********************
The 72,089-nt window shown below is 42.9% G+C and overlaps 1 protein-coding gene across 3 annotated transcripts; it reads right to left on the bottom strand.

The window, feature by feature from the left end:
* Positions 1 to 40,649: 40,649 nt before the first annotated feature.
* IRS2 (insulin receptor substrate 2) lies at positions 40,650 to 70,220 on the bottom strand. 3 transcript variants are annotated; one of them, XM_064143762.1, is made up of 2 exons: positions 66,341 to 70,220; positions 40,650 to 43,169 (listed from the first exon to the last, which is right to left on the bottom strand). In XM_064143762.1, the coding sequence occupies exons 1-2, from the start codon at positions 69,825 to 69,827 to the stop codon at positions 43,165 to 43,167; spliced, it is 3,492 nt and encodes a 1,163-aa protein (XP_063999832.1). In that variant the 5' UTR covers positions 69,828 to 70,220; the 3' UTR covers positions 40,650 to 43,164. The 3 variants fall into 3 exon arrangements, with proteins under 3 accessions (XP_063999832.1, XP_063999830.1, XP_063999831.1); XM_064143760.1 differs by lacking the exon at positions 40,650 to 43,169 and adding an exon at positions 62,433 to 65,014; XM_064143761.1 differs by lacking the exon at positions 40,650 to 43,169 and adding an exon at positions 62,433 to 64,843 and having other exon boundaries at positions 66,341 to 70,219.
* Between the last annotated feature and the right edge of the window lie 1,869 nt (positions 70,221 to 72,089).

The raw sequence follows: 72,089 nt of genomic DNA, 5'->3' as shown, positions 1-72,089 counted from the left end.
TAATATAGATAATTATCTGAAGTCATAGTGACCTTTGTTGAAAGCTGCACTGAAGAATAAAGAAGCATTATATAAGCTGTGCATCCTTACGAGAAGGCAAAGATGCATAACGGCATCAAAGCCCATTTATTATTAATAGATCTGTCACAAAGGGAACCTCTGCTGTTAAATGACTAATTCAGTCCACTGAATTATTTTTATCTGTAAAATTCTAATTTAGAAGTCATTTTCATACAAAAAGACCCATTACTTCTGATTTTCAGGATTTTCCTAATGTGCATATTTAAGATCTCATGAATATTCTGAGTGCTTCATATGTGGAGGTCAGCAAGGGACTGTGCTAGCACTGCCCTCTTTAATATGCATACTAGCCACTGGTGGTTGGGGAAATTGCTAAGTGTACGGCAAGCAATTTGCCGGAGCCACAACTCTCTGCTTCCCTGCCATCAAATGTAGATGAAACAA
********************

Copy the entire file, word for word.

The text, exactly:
The 72,089-nt window shown below is 42.9% G+C and overlaps 1 protein-coding gene across 3 annotated transcripts; it reads right to left on the bottom strand.

The window, feature by feature from the left end:
* Positions 1 to 40,649: 40,649 nt before the first annotated feature.
* IRS2 (insulin receptor substrate 2) lies at positions 40,650 to 70,220 on the bottom strand. 3 transcript variants are annotated; one of them, XM_064143762.1, is made up of 2 exons: positions 66,341 to 70,220; positions 40,650 to 43,169 (listed from the first exon to the last, which is right to left on the bottom strand). In XM_064143762.1, the coding sequence occupies exons 1-2, from the start codon at positions 69,825 to 69,827 to the stop codon at positions 43,165 to 43,167; spliced, it is 3,492 nt and encodes a 1,163-aa protein (XP_063999832.1). In that variant the 5' UTR covers positions 69,828 to 70,220; the 3' UTR covers positions 40,650 to 43,164. The 3 variants fall into 3 exon arrangements, with proteins under 3 accessions (XP_063999832.1, XP_063999830.1, XP_063999831.1); XM_064143760.1 differs by lacking the exon at positions 40,650 to 43,169 and adding an exon at positions 62,433 to 65,014; XM_064143761.1 differs by lacking the exon at positions 40,650 to 43,169 and adding an exon at positions 62,433 to 64,843 and having other exon boundaries at positions 66,341 to 70,219.
* Between the last annotated feature and the right edge of the window lie 1,869 nt (positions 70,221 to 72,089).

The raw sequence follows: 72,089 nt of genomic DNA, 5'->3' as shown, positions 1-72,089 counted from the left end.
TAATATAGATAATTATCTGAAGTCATAGTGACCTTTGTTGAAAGCTGCACTGAAGAATAAAGAAGCATTATATAAGCTGTGCATCCTTACGAGAAGGCAAAGATGCATAACGGCATCAAAGCCCATTTATTATTAATAGATCTGTCACAAAGGGAACCTCTGCTGTTAAATGACTAATTCAGTCCACTGAATTATTTTTATCTGTAAAATTCTAATTTAGAAGTCATTTTCATACAAAAAGACCCATTACTTCTGATTTTCAGGATTTTCCTAATGTGCATATTTAAGATCTCATGAATATTCTGAGTGCTTCATATGTGGAGGTCAGCAAGGGACTGTGCTAGCACTGCCCTCTTTAATATGCATACTAGCCACTGGTGGTTGGGGAAATTGCTAAGTGTACGGCAAGCAATTTGCCGGAGCCACAACTCTCTGCTTCCCTGCCATCAAATGTAGATGAAACAA